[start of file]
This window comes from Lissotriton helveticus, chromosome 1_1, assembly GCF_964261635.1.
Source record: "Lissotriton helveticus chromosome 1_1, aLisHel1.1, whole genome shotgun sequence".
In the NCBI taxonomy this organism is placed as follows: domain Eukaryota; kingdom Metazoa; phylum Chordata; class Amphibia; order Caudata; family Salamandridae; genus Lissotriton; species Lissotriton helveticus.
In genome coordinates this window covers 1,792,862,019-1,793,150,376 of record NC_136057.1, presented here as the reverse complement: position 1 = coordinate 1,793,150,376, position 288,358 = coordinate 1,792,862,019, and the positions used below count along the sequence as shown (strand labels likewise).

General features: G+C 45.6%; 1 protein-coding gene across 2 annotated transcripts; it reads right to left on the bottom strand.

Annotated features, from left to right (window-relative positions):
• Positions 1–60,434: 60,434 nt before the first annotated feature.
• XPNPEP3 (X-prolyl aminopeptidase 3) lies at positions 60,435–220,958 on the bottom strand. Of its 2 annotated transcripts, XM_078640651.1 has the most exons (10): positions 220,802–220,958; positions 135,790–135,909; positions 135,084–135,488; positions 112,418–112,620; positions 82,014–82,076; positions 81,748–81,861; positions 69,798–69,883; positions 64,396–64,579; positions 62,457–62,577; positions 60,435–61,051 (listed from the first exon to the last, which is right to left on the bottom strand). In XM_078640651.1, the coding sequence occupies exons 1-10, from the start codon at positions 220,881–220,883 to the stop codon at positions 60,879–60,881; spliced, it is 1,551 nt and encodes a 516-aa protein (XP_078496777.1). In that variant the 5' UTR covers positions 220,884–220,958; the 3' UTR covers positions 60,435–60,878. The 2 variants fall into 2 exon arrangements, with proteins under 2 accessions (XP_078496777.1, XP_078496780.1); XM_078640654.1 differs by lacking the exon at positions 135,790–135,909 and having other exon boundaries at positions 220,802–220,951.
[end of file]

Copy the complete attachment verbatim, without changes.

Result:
This window comes from Lissotriton helveticus, chromosome 1_1, assembly GCF_964261635.1.
Source record: "Lissotriton helveticus chromosome 1_1, aLisHel1.1, whole genome shotgun sequence".
In the NCBI taxonomy this organism is placed as follows: domain Eukaryota; kingdom Metazoa; phylum Chordata; class Amphibia; order Caudata; family Salamandridae; genus Lissotriton; species Lissotriton helveticus.
In genome coordinates this window covers 1,792,862,019-1,793,150,376 of record NC_136057.1, presented here as the reverse complement: position 1 = coordinate 1,793,150,376, position 288,358 = coordinate 1,792,862,019, and the positions used below count along the sequence as shown (strand labels likewise).

General features: G+C 45.6%; 1 protein-coding gene across 2 annotated transcripts; it reads right to left on the bottom strand.

Annotated features, from left to right (window-relative positions):
• Positions 1–60,434: 60,434 nt before the first annotated feature.
• XPNPEP3 (X-prolyl aminopeptidase 3) lies at positions 60,435–220,958 on the bottom strand. Of its 2 annotated transcripts, XM_078640651.1 has the most exons (10): positions 220,802–220,958; positions 135,790–135,909; positions 135,084–135,488; positions 112,418–112,620; positions 82,014–82,076; positions 81,748–81,861; positions 69,798–69,883; positions 64,396–64,579; positions 62,457–62,577; positions 60,435–61,051 (listed from the first exon to the last, which is right to left on the bottom strand). In XM_078640651.1, the coding sequence occupies exons 1-10, from the start codon at positions 220,881–220,883 to the stop codon at positions 60,879–60,881; spliced, it is 1,551 nt and encodes a 516-aa protein (XP_078496777.1). In that variant the 5' UTR covers positions 220,884–220,958; the 3' UTR covers positions 60,435–60,878. The 2 variants fall into 2 exon arrangements, with proteins under 2 accessions (XP_078496777.1, XP_078496780.1); XM_078640654.1 differs by lacking the exon at positions 135,790–135,909 and having other exon boundaries at positions 220,802–220,951.